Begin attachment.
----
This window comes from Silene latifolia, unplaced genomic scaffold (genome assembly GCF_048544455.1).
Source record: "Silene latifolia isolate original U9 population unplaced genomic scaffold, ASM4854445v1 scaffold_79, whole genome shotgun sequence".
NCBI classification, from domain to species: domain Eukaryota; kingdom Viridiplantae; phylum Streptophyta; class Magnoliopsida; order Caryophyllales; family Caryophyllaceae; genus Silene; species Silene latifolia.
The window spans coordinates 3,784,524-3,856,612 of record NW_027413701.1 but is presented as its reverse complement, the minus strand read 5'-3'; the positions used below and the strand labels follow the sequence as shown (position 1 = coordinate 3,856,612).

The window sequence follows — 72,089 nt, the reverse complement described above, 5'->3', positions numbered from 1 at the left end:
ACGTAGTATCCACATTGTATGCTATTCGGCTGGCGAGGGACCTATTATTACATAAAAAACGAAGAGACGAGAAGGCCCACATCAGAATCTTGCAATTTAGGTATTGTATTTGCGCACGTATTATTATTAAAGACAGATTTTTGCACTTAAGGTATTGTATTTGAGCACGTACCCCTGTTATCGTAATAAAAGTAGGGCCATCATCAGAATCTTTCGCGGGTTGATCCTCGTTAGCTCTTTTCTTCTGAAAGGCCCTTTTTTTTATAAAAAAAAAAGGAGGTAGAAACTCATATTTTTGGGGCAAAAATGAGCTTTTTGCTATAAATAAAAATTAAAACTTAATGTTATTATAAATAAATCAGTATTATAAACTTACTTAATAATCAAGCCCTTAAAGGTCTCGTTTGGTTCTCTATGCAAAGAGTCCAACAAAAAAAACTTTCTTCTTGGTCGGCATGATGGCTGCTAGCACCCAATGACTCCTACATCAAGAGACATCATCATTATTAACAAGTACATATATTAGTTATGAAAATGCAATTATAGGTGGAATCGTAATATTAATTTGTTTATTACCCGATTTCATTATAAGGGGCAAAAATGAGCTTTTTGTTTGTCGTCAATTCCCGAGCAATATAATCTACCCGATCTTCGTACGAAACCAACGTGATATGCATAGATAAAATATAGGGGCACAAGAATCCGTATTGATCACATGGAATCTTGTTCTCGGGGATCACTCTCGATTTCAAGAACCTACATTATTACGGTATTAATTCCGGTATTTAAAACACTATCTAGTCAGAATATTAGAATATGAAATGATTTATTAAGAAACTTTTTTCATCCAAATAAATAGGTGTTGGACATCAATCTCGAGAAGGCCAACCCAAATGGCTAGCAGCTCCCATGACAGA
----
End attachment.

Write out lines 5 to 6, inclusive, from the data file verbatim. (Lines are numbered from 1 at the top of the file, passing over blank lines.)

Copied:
The window sequence follows — 72,089 nt, the reverse complement described above, 5'->3', positions numbered from 1 at the left end:
ACGTAGTATCCACATTGTATGCTATTCGGCTGGCGAGGGACCTATTATTACATAAAAAACGAAGAGACGAGAAGGCCCACATCAGAATCTTGCAATTTAGGTATTGTATTTGCGCACGTATTATTATTAAAGACAGATTTTTGCACTTAAGGTATTGTATTTGAGCACGTACCCCTGTTATCGTAATAAAAGTAGGGCCATCATCAGAATCTTTCGCGGGTTGATCCTCGTTAGCTCTTTTCTTCTGAAAGGCCCTTTTTTTTATAAAAAAAAAAGGAGGTAGAAACTCATATTTTTGGGGCAAAAATGAGCTTTTTGCTATAAATAAAAATTAAAACTTAATGTTATTATAAATAAATCAGTATTATAAACTTACTTAATAATCAAGCCCTTAAAGGTCTCGTTTGGTTCTCTATGCAAAGAGTCCAACAAAAAAAACTTTCTTCTTGGTCGGCATGATGGCTGCTAGCACCCAATGACTCCTACATCAAGAGACATCATCATTATTAACAAGTACATATATTAGTTATGAAAATGCAATTATAGGTGGAATCGTAATATTAATTTGTTTATTACCCGATTTCATTATAAGGGGCAAAAATGAGCTTTTTGTTTGTCGTCAATTCCCGAGCAATATAATCTACCCGATCTTCGTACGAAACCAACGTGATATGCATAGATAAAATATAGGGGCACAAGAATCCGTATTGATCACATGGAATCTTGTTCTCGGGGATCACTCTCGATTTCAAGAACCTACATTATTACGGTATTAATTCCGGTATTTAAAACACTATCTAGTCAGAATATTAGAATATGAAATGATTTATTAAGAAACTTTTTTCATCCAAATAAATAGGTGTTGGACATCAATCTCGAGAAGGCCAACCCAAATGGCTAGCAGCTCCCATGACAGA